A South Orange restaurant is now adding some Middle Eastern and Mediterranean flavor to the community.
Located on the corner of South Orange Avenue and Prospect Street, Jackie and Son is an American-Mediterranean eatery and bakery with an espresso, coffee and juice bar. The restaurant, which opened on April 10, serves a variety of sandwiches and breakfast dishes.
Several Seton Hall students said that the new eatery serves delicious meals and has a comfortable atmosphere for college students.
Maiti Rooth, a senior diplomacy major, said she tried the restaurant’s avocado toast and really enjoyed it. “They upped the avocado toast game,” Rooth said. “I took one bite and was super happy that there was cheese in there.”
Jackie Podhurst, the owner of the restaurant, said that the avocado toast, which includes two fried eggs, grilled halloumi cheese and roasted tomatoes, was a recipe that naturally came to her and is the most popular item on the menu. “The first time that I made avocado toast is the first time that I opened the doors,” Podhurst said.
Similarly, the restaurant business was something that became second nature to Podhurst.
“It [the restaurant] has been in the works since I have been a 10-year-old girl,” Podhurt said. “From a very early age, my brothers and I have always worked hand-in-hand with my father. He came to the United States to become a chemist at Montclair State University, and ended up working in restaurants his whole life.”
Podhurst said her family takes inspiration from their Israeli-Arab roots. They also own and operate two Jackie’s Grillette restaurants in Montclair and Little Falls, N.J.
Podhurst said that she traced her roots back to Nazareth and Rama Village in Israel, where most of her family resides. These roots, she said, inspired her to bring this Middle Eastern and Mediterranean flare to South Orange residents.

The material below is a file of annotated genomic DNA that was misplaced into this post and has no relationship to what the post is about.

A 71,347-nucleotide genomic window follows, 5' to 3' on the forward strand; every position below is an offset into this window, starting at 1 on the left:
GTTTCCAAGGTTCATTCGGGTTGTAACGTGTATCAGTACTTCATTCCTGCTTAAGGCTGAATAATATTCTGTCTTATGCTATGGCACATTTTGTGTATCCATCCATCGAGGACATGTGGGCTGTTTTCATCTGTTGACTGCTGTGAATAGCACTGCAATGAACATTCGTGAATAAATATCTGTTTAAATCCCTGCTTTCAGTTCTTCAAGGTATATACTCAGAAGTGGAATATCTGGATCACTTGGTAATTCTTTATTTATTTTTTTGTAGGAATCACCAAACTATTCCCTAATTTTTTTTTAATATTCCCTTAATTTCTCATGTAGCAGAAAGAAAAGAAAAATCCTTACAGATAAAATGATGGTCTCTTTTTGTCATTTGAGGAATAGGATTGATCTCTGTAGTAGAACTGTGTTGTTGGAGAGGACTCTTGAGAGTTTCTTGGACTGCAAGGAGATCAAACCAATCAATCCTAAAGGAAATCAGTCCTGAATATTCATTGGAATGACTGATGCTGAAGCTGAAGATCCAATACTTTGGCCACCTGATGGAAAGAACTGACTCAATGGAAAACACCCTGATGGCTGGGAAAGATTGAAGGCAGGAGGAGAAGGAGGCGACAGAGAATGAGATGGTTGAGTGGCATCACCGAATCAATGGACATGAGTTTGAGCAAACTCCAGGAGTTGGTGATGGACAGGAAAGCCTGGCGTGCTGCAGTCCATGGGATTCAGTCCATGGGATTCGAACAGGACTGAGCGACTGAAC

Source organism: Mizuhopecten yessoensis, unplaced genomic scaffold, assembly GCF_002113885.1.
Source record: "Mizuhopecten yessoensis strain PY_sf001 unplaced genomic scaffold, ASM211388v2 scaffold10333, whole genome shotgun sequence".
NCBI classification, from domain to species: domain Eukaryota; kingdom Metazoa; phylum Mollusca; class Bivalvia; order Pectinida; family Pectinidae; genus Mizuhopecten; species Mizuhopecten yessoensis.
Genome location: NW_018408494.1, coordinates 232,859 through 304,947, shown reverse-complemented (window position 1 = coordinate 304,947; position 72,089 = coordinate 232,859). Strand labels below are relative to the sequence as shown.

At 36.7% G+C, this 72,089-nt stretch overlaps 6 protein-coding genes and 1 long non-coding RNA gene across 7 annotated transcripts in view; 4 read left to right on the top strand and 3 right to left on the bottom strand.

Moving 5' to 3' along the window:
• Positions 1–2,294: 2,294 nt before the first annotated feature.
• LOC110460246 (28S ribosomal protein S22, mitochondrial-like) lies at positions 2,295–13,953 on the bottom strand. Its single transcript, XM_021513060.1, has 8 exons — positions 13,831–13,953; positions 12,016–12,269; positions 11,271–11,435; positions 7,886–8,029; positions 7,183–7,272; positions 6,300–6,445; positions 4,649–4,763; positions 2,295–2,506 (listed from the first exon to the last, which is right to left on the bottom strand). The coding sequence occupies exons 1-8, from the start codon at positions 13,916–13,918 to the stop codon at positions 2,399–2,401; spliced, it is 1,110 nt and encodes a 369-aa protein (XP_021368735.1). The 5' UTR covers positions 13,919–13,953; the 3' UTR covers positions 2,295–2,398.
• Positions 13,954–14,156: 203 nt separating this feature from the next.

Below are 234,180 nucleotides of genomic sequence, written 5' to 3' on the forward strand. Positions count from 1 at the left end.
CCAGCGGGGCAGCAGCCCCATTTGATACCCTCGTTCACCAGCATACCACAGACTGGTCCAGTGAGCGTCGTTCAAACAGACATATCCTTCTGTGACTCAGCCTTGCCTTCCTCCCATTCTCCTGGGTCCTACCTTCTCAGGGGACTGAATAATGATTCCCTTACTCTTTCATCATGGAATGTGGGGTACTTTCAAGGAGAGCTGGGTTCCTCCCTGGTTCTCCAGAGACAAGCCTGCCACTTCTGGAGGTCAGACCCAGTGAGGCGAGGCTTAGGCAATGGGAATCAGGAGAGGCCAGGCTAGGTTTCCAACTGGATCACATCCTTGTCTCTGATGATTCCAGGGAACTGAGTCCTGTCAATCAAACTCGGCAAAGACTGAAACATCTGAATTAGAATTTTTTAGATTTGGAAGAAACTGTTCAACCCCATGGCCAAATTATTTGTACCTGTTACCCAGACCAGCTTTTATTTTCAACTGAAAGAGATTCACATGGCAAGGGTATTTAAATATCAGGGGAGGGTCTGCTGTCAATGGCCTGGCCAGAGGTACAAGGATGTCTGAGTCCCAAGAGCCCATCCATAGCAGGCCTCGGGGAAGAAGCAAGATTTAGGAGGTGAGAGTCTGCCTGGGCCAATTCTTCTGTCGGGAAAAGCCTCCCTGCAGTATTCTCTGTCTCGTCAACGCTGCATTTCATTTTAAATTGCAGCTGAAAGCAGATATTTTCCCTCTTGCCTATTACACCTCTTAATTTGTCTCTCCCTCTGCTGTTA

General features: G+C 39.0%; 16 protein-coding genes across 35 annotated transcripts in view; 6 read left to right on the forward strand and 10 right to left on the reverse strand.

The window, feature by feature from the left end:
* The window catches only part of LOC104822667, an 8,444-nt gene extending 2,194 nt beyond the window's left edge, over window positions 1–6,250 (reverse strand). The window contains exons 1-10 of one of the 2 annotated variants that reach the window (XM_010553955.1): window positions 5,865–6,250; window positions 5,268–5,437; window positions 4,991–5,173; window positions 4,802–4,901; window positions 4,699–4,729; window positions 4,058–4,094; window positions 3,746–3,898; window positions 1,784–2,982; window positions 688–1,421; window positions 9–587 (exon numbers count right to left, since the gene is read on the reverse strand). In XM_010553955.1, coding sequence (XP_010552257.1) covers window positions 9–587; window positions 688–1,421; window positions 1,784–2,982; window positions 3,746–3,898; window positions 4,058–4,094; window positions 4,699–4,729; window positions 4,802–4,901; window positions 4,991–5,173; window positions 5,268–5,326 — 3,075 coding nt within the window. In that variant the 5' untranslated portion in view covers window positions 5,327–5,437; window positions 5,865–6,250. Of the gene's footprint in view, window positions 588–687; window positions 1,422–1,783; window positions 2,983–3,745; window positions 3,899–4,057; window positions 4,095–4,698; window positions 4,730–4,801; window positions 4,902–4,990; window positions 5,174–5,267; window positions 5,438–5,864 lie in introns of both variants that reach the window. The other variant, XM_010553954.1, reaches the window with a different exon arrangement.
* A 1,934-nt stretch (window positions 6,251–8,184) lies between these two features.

Some of these dishes include the shakshuka, which consists of two fried eggs with spiced tomato sauce; feta and parsley served with sourdough toast; and the “Taste of Home,” which consists of two fried eggs, za’atar labneh (a spiced, strained yogurt), and vegetable meze.
Some students also visit the restaurant for its fresh smoothies, like Emily High, a sophomore public relations major. “All of the items there are made with fresh ingredients, and that includes the mango smoothie,” she said.
Podhurst said that a student can come and enjoy themselves and splurge as well. She explained some of the restaurant’s low prices.
“The Classic Egg Sammie is $5, which is a great deal with some good coffee,” Podhurst said. “There is something here for everyone.”
Sabrina Saroza, a sophomore visual and sound media major, said she enjoys the restaurant’s atmosphere and decor.
“When I go there, it makes me feel like I am a journalist writing my story on a New York rooftop,” she said, “mostly because of the atmosphere and the way it is decorated.”
Dalton Allison can be reached at firstname.lastname@example.org.